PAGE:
After a whole year of lockdown, most of us have experienced loneliness at some point. Loneliness within the elderly has never been more of an ongoing battle than this past year.
According to Age UK, recent research has found that there is around “1.4m chronically lonely older people in England and many more across the rest of the UK”. That feeling of loneliness can be almost as dangerous to our health as smoking around 15 cigarettes per day. Therefore, it is crucial that we take the time to understand how those feelings of loneliness can impact our nearest and dearest.
What is Loneliness Awareness Week?
Hosted by Marmalade Trust, the week-long campaign raises awareness of loneliness and strives to get people talking about it.
It is within our basic human instincts to want and need contact with other people. For the elderly, loneliness is also a leading cause of mental health with isolation and mental wellbeing frequently linked.
Main causes of loneliness
For many older people, the separation between friends and family can be a leading cause for loneliness. Despite social distancing has made connecting harder this past year, other factors can come into play.
Family members may have other commitments such as work, and with retirement adding more hours to the day, an emotional distance can also develop. Friendships can also become distanced as we age, so your loved ones may find it harder to keep in touch. Older people often move away as they downsize or live with family members.
Health conditions can also make it hard to meet up, and communication can become a struggle. As we grow older, elderly people tend to become more vulnerable making mobility more challenging than before.
On the upside, loneliness is just a feeling which can be eliminated by recognising and introducing even the simplest of activities for your loved ones to do.
Recognising loneliness in the elderly
It is crucial that we all can recognise loneliness amongst our loved ones. While the signs can be hard to identify, there are some key indicators to be aware of.
At Portland Nursing Home, we have found having conversations with your loved ones are one of the main ways to spot loneliness early. Some people who feel lonely tend to talk a lot more, while others drop subtle hints that they would like to talk to others.
When feeling lonely, there are a few behavioural changes that can become apparent. Some isolated individuals are known to begin to act more extroverted. Others find themselves acting out of character during social interactions.
How to help elderly individuals who are feeling lonely
Here at Portland, we regularly host a range of activities to improve wellbeing and reduce loneliness. Some of our resident’s favourite activities are:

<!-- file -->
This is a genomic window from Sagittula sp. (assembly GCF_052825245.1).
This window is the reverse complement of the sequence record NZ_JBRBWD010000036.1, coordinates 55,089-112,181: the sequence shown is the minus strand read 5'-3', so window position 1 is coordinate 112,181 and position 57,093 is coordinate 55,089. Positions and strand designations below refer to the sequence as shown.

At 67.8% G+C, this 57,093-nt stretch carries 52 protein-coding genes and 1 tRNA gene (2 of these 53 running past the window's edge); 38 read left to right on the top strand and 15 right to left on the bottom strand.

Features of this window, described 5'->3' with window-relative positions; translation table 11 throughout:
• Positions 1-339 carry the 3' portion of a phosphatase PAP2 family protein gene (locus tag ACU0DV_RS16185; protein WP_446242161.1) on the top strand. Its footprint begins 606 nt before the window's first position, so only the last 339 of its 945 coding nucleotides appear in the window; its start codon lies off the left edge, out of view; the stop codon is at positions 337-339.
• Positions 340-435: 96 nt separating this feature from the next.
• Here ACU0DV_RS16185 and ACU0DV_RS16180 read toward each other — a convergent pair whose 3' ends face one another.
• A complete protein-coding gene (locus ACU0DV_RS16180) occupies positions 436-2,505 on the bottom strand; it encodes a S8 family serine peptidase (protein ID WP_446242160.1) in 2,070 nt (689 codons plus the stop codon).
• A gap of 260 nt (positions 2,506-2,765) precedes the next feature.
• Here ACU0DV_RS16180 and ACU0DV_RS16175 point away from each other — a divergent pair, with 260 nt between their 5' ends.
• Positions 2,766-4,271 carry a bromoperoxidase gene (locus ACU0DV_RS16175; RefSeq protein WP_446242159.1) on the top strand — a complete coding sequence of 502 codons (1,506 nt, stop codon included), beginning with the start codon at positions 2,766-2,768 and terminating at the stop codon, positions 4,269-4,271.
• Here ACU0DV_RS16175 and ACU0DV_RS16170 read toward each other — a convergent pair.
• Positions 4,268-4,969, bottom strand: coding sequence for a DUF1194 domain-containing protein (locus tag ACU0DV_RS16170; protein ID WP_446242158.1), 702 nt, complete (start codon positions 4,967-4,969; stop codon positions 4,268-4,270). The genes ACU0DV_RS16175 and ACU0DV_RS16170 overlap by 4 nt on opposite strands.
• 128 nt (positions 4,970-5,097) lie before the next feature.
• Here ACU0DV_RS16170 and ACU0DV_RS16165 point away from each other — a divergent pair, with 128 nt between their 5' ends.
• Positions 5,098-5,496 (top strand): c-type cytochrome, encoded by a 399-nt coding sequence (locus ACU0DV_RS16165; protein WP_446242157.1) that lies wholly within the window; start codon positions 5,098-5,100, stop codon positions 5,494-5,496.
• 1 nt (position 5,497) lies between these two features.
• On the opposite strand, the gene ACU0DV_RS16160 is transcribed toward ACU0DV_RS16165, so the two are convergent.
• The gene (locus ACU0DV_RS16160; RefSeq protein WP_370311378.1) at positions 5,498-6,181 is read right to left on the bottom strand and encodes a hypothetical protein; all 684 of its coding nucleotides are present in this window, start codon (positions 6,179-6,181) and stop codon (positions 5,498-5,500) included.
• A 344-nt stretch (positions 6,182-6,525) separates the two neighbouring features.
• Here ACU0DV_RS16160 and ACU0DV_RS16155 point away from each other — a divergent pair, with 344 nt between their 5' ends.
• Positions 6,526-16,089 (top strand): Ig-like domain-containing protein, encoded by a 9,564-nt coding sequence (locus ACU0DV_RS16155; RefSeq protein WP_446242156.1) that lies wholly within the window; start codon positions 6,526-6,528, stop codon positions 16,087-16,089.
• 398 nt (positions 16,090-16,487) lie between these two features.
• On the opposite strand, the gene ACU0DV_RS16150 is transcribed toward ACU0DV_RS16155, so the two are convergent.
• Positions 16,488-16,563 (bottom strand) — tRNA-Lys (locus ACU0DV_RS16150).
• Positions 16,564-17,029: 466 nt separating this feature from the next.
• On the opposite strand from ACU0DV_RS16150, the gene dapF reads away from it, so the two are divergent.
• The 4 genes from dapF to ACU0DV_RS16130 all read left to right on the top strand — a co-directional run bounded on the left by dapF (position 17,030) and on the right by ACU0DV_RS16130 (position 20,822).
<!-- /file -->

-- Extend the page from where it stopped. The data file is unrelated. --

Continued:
Arts and Crafts
– These sessions provide ample opportunity to socialise and work on projects with other residents in the home, decreasing feelings of loneliness.
Listening to music
– For our residents, music is a therapeutic experience. During times of loneliness, music has had the power to bring back many positive memories.
Staying connected with loved ones
– Before visitations were permitted, video calls were a regular occurrence at our home. This allowed residents to connect with some of the most specific people in their lives.
As a home that puts high-quality care at the heart of everything, we encourage all our residents to participate in different experiences that can support them most.
Now COVID-19 restrictions are beginning to ease, we recommend checking out the local area and see if anything is happening. Many community centres host meeting groups and activity sessions and local day centres could also be a good option as they deliver activities and the opportunity to meet like-minded people.
If you should be unavailable, providing a list of professional support and helplines is a good way to help your loved ones.
Similarly, The Silver Line (0800 470 8090) also provide befriending. This is alongside a supportive environment for people to talk about their feelings.
Feelings of isolation along with escalating health issues, could be a sign that a person needs additional support. A nursing home can provide individuals with the opportunity to live comfortably and healthily as they’ll be receiving all the support they need while being able to enjoy the company of others.
Situated in the heart of historic Buxton, Portland Nursing Home supports a small community of 40 residents. We provide both physical and mental stimulation for those with dementia and nursing care needs. We are still welcoming new residents and have clear policies and procedures in place to be able to do this safely.
As restrictions are gradually easing, we can welcome loved ones back into our home. Visits from friends and family truly lift our resident’s mood, especially in these difficult times.
For information and guidance on how to book a visit, please read our other blog here or call our friendly team on 01298 23040.